In a medical exam it might mean have you been pregnant and given birth or it might mean do you have genetic offspring. Hopefully the questioner would make it clear. But I’ve asked this question (Do you have kids?) many times in a casual social context–neighborhood party, say–and I do not mean to be inquiring into the person’s history as egg provider. I mean to be asking about whether you are raising kids right now. I want to know because I’m your neighbor and I have kids and if our kids are the same age there could be carpools. If yours are older, maybe they’ll babysit. The “do you have kids” question, understood this way, isn’t just intrusive–it’s getting at useful information.

          Now maybe I don’t make it clear enough what I’m asking and the neighbor answers the wrong question. (If she did, I might be thinking “too much information,” by the way.) But I think this question is commonly pretty well understood. In the same way I often ask my students when they come talk to me about the stresses of law school if they have kids–because if they’re raising kids, that’s important to know. I think in context they usually understand the question.

          All I mean, I guess, is that the way we commonly talk is often quite ambiguous. The “do you have kids” question can be understood various ways. We generally figure it out from context and, with luck, we understand it the same way. To be really specific, though, I don’t think everyone understands that question as “do you have genetic offspring?”

    • I think the answer to the “how many children do you have?” question might depend on context. Sometimes context might call for the legal answer–like if it is about eligiblity for financial aid, say. Then having the two children who were adopted isn’t important as there is only one being raised by the mother. But if a doctor asked you, surely the answer is three–because physically you’ve had three children and you’ve given birth three times.

      I think this must come up over and over again for women in the position you imagine. Countless times I’ve stood on a soccer sideline and asked another parent “do you have other kids?” The woman in your question has to stop and think about what it is I’m asking and why I want to know, I suppose. Does she tell me about the child she gave birth to a long time ago but placed for adoption? It’s probably not the answer I expect but it might be the answer she wants to give. Or maybe she just wants to make it simple that morning and talk about the children she’s raising right now.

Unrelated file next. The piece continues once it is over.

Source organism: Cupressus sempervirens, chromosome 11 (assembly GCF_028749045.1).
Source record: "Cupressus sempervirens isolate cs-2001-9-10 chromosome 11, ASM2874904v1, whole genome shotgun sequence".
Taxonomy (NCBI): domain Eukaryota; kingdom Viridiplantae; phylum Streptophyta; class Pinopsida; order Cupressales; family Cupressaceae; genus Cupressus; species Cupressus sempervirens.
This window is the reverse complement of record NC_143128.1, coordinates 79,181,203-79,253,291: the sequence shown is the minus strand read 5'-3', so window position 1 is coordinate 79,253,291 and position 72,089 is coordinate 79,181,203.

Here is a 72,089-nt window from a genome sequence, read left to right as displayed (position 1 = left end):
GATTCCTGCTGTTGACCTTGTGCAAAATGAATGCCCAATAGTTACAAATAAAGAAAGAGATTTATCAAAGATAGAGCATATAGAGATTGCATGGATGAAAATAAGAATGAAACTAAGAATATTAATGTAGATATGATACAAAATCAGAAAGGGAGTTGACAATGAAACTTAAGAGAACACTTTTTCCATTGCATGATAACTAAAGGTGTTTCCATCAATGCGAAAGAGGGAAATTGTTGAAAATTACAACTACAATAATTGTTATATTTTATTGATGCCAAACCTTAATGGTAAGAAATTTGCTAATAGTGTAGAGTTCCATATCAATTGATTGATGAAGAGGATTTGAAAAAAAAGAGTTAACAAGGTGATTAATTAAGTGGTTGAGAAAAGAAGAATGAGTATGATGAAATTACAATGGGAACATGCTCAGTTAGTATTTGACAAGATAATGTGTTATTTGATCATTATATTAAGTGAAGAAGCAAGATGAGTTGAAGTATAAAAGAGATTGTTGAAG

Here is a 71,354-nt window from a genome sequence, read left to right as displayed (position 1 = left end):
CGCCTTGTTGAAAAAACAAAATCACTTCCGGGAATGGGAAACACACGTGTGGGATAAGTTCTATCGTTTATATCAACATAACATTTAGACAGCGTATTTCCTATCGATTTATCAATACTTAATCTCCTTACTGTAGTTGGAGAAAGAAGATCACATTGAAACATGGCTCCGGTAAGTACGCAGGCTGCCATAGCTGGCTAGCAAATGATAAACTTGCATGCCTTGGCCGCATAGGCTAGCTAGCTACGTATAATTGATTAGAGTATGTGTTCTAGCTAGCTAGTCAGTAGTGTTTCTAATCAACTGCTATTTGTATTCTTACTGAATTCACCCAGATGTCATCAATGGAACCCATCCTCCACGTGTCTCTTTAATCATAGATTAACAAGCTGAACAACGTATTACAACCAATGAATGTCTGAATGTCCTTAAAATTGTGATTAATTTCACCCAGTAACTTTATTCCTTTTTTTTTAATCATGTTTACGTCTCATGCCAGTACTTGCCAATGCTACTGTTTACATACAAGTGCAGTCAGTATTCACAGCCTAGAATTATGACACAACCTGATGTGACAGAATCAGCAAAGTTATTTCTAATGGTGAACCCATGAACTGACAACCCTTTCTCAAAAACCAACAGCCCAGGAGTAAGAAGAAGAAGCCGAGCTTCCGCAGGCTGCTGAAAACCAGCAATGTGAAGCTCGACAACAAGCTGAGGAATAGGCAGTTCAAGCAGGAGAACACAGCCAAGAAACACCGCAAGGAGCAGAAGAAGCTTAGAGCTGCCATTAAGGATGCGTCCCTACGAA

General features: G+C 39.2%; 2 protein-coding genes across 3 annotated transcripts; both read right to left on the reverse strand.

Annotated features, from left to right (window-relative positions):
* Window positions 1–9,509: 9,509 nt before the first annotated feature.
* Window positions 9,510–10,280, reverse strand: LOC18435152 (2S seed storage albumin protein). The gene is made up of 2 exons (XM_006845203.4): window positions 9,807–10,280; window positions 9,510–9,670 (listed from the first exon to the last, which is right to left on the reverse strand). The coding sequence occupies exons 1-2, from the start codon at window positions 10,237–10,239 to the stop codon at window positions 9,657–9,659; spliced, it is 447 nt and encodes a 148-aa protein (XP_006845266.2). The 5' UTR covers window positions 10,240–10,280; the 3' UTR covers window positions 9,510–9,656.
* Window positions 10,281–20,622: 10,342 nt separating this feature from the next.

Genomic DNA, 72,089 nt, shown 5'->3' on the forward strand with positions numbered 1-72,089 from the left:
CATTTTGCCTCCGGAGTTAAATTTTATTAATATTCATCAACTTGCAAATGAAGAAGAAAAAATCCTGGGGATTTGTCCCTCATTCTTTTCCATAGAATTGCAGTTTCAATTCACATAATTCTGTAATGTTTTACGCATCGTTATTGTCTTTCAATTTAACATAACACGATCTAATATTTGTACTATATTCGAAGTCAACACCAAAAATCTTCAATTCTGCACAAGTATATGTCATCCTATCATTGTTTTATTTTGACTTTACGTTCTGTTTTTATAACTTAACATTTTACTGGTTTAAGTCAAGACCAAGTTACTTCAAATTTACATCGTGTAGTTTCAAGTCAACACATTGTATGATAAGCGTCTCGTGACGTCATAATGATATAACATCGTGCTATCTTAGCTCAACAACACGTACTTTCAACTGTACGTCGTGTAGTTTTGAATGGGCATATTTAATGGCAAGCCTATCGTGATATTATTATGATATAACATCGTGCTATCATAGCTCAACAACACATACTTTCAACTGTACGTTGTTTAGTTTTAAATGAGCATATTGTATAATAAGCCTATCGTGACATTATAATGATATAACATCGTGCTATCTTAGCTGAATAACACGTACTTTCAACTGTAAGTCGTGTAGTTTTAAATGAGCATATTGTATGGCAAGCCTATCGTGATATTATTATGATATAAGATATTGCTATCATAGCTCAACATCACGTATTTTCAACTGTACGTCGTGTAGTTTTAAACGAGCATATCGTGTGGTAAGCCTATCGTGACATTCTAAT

I suppose my point is that I don’t know what she’d answer and I don’t even know what I was asking for or why–just making conversation–looking for other possible connections (older children in the same grade, say). I’ve actually asked a much more challenging question than I meant to and she has to take some time and energy to figure out how to answer it (though imagine that these questions get asked so frequently people get to have regular answers to them.)

    • motherhood is complicated because for most people, motherhood means pregnancy and childbirth. although technology has outpaced us psychologically , i still believe one can not compare egg donation to adoption.

      • the egg donor didn’t give up a child whose existence she was aware of; at the time she gave the eggs she wasn’t a mother. A birth mother is.

        • K
          Nobody can call themselves the parent of a child that has not been born or conceived yet.
          A woman who donates her reproductive services signs paperwork agreeing to do more than hand over an egg. She agrees to reproduce and agrees not to take care of her offspring if and when any are born. If she did not agree to let others have her children they would not bother paying for her eggs.

      • I think that the whole pregnancy/birth thing makes motherhood fundamentally different from fatherhood. Fatherhood may just mean genetic relationship to a lot of people. But certainly for some people the core of motherhood is pregnancy rather than genetics. Not for everyone and maybe not forever. But still, it is different and it’s hard to grapple with that difference.

  4. Maybe it shouldn’t matter, but it does.